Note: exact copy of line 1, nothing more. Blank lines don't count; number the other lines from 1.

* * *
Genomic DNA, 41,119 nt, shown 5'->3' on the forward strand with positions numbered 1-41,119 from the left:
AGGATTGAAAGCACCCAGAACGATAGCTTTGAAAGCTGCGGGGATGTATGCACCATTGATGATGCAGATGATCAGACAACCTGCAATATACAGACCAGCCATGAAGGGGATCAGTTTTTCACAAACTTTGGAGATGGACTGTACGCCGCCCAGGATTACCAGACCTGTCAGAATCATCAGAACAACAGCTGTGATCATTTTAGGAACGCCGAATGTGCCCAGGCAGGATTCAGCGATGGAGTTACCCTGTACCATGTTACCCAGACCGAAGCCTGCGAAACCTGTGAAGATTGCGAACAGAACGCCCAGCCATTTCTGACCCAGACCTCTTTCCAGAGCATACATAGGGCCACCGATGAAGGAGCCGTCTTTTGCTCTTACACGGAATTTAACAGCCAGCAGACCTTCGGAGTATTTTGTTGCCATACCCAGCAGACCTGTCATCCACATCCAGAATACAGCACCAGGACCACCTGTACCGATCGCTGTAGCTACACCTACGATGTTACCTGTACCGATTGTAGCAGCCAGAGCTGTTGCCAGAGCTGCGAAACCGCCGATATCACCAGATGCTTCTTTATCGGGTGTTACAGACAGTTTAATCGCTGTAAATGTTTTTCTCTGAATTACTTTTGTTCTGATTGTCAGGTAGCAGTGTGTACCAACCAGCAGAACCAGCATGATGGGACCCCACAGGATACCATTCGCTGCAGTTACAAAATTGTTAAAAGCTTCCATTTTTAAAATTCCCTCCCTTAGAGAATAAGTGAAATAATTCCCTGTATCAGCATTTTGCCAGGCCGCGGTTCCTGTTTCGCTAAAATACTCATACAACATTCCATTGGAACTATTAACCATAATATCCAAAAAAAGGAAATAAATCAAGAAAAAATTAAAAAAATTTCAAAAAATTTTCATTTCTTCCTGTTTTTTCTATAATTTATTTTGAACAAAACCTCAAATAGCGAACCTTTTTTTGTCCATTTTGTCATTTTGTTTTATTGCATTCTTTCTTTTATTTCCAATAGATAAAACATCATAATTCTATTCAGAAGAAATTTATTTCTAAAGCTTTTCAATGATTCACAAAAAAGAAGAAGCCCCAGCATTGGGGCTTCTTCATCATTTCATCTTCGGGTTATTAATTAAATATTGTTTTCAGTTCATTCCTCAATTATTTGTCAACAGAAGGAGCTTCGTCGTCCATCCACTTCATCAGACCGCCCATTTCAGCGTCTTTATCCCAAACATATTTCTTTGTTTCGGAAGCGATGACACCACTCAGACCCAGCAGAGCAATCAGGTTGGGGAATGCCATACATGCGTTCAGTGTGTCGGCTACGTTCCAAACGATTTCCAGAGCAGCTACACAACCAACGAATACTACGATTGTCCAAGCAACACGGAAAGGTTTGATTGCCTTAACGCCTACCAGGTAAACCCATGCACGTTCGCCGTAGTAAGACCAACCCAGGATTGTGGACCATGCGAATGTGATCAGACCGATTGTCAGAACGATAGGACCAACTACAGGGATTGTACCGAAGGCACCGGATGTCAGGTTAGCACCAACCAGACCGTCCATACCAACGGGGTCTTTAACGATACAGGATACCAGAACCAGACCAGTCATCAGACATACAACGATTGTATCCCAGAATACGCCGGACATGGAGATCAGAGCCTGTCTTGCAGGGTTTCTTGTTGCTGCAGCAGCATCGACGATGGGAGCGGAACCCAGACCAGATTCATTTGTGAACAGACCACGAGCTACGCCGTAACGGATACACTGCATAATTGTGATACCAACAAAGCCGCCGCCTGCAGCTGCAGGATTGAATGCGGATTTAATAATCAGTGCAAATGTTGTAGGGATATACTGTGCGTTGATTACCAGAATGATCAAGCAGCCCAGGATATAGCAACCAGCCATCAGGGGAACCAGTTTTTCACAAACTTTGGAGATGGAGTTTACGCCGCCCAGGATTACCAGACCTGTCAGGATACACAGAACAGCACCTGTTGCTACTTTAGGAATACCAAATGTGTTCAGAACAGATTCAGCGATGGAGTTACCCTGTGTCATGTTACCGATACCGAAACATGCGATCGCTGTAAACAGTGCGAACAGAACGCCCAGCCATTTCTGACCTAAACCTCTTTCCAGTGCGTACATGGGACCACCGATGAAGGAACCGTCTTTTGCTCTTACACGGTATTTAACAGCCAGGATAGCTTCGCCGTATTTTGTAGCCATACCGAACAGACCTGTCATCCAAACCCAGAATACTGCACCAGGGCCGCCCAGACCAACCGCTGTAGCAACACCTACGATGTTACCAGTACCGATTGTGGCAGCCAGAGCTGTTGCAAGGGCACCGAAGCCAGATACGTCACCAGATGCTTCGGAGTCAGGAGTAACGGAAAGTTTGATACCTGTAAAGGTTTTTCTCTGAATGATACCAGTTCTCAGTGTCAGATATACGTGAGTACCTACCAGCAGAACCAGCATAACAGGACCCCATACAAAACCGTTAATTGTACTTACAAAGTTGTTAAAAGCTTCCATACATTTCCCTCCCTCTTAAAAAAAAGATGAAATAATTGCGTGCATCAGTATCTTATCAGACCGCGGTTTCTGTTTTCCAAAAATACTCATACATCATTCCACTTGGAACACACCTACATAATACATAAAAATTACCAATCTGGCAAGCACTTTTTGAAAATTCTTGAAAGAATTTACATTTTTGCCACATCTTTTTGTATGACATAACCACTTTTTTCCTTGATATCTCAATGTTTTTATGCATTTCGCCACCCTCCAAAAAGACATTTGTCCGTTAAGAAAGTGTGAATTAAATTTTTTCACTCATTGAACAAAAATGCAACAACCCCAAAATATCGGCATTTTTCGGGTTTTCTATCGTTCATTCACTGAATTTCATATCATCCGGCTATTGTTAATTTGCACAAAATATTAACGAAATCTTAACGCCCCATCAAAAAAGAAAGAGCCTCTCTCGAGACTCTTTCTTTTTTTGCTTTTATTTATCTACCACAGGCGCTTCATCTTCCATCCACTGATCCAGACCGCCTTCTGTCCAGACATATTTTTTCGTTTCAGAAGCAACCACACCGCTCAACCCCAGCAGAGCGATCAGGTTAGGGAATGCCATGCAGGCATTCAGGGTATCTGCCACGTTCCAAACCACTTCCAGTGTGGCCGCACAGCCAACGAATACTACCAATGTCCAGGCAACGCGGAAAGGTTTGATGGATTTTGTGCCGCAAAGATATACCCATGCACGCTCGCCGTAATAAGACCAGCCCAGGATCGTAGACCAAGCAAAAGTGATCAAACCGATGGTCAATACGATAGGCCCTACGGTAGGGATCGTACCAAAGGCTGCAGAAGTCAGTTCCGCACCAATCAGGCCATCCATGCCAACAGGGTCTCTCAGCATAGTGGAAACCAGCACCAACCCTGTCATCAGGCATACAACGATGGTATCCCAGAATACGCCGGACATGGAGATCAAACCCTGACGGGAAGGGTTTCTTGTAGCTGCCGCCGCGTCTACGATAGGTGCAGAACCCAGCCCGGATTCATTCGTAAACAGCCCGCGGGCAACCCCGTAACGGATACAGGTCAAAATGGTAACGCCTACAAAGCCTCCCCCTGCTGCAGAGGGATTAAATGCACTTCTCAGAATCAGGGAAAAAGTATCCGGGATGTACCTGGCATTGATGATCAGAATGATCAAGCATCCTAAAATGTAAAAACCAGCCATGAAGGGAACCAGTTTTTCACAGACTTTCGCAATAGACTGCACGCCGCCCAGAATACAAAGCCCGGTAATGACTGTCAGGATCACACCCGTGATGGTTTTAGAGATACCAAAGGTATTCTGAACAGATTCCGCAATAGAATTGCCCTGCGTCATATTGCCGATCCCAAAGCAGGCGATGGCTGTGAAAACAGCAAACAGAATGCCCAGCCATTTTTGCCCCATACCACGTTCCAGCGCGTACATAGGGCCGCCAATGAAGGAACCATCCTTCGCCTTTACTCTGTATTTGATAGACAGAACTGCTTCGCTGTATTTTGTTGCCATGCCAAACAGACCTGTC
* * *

Genomic DNA, 41,119 nt, shown 5'->3' on the forward strand with positions numbered 1-41,119 from the left: